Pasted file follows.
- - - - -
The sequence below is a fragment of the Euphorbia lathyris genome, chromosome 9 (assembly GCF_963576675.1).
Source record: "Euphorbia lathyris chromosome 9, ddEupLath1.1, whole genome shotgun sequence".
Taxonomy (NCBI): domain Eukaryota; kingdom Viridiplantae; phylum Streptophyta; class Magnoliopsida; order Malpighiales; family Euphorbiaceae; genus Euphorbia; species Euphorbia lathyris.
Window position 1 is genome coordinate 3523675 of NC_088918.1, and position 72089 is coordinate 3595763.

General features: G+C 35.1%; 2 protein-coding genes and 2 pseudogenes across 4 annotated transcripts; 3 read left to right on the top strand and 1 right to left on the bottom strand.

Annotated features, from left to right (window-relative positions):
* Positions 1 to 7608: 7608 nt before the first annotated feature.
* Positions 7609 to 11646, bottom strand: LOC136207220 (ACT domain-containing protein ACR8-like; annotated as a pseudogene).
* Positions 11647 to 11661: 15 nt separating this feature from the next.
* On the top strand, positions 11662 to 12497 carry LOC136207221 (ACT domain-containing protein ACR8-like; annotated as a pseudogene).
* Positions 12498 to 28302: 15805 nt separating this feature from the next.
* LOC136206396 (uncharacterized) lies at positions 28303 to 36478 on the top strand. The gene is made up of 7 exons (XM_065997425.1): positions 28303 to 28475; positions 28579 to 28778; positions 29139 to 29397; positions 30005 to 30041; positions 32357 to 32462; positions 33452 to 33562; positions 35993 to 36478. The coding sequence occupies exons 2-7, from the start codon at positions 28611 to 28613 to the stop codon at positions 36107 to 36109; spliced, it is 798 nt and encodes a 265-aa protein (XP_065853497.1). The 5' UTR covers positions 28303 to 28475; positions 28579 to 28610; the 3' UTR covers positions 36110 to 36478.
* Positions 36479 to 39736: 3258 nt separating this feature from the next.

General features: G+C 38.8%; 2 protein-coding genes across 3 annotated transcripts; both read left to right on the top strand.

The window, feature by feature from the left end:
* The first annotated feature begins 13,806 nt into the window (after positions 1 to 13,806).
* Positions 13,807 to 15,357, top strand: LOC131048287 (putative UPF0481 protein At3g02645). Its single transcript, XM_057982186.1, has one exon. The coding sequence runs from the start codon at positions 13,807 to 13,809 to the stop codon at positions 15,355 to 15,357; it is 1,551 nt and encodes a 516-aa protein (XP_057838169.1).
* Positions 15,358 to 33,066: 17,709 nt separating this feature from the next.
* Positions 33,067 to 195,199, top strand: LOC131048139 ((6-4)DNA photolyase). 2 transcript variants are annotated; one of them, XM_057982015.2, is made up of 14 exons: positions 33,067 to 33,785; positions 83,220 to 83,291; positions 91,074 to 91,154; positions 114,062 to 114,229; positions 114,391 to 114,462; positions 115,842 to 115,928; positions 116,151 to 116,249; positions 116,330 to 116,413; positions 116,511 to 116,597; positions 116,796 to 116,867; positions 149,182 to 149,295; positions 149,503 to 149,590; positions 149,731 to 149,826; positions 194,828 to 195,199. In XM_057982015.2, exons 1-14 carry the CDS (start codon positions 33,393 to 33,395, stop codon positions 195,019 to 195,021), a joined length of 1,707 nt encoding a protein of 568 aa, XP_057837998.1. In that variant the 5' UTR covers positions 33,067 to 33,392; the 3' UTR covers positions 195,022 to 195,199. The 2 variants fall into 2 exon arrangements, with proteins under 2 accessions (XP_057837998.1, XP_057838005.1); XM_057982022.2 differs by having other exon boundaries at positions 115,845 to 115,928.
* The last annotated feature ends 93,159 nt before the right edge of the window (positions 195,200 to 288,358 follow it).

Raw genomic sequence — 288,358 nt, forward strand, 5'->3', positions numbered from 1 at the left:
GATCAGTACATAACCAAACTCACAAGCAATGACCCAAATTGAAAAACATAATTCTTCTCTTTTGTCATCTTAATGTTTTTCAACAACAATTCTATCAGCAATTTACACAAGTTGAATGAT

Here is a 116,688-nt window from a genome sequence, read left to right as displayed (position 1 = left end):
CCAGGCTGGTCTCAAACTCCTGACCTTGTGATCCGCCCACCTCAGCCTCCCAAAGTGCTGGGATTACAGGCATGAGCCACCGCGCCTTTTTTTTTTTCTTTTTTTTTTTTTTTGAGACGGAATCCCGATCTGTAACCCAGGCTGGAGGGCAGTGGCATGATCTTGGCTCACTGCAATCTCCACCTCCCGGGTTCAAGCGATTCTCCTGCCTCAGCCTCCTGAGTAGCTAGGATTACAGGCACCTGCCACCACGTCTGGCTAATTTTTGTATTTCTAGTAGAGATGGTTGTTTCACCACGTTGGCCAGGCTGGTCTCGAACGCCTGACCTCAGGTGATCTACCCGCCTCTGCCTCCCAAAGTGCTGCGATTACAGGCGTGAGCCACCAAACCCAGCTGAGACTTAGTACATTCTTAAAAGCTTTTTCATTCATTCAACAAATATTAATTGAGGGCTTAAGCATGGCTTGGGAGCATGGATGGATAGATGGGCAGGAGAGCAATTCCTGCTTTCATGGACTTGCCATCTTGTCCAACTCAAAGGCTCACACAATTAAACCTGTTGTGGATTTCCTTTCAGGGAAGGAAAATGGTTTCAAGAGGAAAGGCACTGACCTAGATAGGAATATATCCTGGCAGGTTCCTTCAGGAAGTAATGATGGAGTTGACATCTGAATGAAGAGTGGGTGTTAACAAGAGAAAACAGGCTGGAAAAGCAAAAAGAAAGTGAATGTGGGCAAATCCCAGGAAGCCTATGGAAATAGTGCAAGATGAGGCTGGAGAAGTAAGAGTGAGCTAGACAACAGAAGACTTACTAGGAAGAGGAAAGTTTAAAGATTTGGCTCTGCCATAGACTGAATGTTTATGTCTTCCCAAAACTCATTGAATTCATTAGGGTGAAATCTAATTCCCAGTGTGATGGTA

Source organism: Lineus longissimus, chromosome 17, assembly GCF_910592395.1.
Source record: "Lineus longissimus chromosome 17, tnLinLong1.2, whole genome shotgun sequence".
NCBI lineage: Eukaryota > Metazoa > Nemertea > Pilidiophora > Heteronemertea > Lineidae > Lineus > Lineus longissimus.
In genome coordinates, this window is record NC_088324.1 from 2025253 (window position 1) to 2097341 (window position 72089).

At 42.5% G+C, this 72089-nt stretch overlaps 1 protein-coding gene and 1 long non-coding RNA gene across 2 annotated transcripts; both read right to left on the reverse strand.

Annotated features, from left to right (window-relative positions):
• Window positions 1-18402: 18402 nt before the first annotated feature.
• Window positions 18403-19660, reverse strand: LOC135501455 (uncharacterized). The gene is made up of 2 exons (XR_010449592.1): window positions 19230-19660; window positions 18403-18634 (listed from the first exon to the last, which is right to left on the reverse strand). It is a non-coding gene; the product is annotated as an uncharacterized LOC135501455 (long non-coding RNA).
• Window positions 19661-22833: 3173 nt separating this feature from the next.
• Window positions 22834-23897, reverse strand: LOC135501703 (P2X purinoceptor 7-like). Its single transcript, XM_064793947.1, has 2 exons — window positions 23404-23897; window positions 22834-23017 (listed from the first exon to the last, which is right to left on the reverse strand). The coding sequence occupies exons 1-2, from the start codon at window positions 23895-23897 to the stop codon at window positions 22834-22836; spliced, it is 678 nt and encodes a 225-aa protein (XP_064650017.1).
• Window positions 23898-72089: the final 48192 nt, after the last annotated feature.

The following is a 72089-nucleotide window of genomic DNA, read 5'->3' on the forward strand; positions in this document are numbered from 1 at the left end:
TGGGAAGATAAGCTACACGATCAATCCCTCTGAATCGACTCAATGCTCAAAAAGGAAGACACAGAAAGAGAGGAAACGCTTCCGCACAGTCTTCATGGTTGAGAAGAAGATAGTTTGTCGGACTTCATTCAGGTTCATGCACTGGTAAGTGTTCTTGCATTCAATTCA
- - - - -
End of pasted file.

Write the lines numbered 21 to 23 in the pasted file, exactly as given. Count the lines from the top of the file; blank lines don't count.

Raw genomic sequence — 288,358 nt, forward strand, 5'->3', positions numbered from 1 at the left:
GATCAGTACATAACCAAACTCACAAGCAATGACCCAAATTGAAAAACATAATTCTTCTCTTTTGTCATCTTAATGTTTTTCAACAACAATTCTATCAGCAATTTACACAAGTTGAATGAT

Here is a 116,688-nt window from a genome sequence, read left to right as displayed (position 1 = left end):